Europe Seeks to Rebalance Its Ties with China Amid Challenges
Europe is facing a dilemma in its relations with China, a country that presents both opportunities and challenges for the continent. China is the EU’s second largest trading partner after the United States, and the EU is China’s largest trading partner. Both sides have a comprehensive strategic partnership that covers various fields of cooperation, such as trade, investment, climate change, energy, research and innovation1.
However, in recent years, EU-China relations have deteriorated due to a number of issues, such as human rights violations, economic coercion, trade barriers, and China’s stance on the war in Ukraine. The EU has adopted a more assertive approach towards China, recognizing it as not only a partner, but also an economic competitor and a systemic rival. The EU has become more vigilant about protecting its interests and dependencies to ensure a level playing field and a rules-based international order.
In this context, several European leaders have visited Beijing since China reopened its borders after its zero-Covid policy. They have tried to engage with China on global and regional challenges, such as climate change, pandemic response, and security. They have also sought to persuade China to use its influence on Russia to de-escalate the situation in Ukraine and respect its sovereignty and territorial integrity.
However, none of them has received a clear answer from Chinese President Xi Jinping, who has maintained a close friendship with Russian President Vladimir Putin. Xi has expressed his opposition to nuclear weapons and his support for EU’s mediation efforts, but he has not condemned Russia’s invasion of Ukraine or recognized its sovereignty and territorial integrity3. He has also promoted China’s alternative model of governance and development as superior to the Western one4.
The latest European leader to visit Beijing was French President Emmanuel Macron, who was accompanied by European Commission President Ursula von der Leyen for part of the talks. Macron hoped that China could be a “game-changer” in resolving the crisis in Ukraine, but he did not get any concrete commitment from Xi. Instead, he focused on strengthening bilateral cooperation on economic and environmental issues. He also discussed the trade and investment ties between the EU and China, which have become increasingly imbalanced in favor of China.
The visit showed the complexity and diversity of EU-China relations, as well as the need for a coherent and coordinated European strategy towards China. The EU has to balance its interests and values in dealing with China, while also cooperating with other partners such as the United States and India. The EU has to defend its principles and norms, while also engaging with China on common challenges. The EU has to compete with China economically, while also seeking opportunities for mutual benefit.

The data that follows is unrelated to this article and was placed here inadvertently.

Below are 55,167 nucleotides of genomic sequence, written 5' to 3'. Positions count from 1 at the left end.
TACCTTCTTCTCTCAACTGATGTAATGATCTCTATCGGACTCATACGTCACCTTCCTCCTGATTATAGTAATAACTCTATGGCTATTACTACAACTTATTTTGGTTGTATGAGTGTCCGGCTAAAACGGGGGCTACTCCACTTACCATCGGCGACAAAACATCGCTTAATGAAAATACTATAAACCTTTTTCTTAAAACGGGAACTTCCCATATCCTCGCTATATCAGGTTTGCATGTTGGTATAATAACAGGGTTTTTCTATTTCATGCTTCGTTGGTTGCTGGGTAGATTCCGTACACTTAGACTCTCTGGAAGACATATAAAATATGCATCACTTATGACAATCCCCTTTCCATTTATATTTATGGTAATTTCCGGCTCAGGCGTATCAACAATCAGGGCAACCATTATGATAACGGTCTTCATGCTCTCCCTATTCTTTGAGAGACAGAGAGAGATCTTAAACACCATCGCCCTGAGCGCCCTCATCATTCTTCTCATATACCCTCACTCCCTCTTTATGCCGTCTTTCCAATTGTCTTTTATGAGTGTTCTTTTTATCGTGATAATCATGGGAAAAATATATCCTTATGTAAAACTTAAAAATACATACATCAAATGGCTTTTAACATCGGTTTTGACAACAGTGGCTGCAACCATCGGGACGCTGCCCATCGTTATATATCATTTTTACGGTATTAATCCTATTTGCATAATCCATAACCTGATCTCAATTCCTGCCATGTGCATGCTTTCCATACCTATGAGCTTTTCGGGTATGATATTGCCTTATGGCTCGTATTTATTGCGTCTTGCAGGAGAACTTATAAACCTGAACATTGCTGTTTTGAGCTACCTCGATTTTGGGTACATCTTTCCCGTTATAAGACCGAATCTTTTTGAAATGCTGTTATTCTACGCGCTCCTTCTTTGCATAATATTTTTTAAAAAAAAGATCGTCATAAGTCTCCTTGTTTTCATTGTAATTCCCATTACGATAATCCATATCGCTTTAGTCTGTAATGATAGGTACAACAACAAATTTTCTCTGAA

The EU-China trade relationship is one of the most important aspects of their bilateral ties. The total value of the goods trade between China and Europe hit €696 billion ($732 billion) last year, up by nearly a quarter from 2019. China was the third largest destination for EU goods exports, accounting for 10% of the total, according to Eurostat data. China is Europe’s biggest source of imports, accounting for 22% in 2021. The EU also exports services to China worth €46 billion in 2020 and receives services from China worth €30 billion.
The EU and China have been negotiating a Comprehensive Agreement on Investment (CAI) since 2013, aiming to improve market access and create a level playing field for investors on both sides. The negotiations were concluded in principle in December 2020, but the ratification process has been suspended since May 2021 due to political tensions over human rights issues. The EU has also expressed concerns over China’s unfair trade practices, such as subsidies, dumping, forced technology transfers, intellectual property rights violations, and market access barriers.
The EU-China trade relationship is not only important for their bilateral interests, but also for their role in the global economy. The EU and China are two of the three largest economies and traders in the world. They are also key players in multilateral fora such as the World Trade Organization (WTO), where they can cooperate or clash over trade rules and reforms. The EU and China have a shared interest in maintaining an open and rules-based global trading system that can foster sustainable growth and development.
In conclusion, Europe is trying to find a new way to deal with China, a country that presents both opportunities and challenges for the continent. Europe needs to adopt a strategic vision that can balance its interests and values in dealing with China while also cooperating with other partners on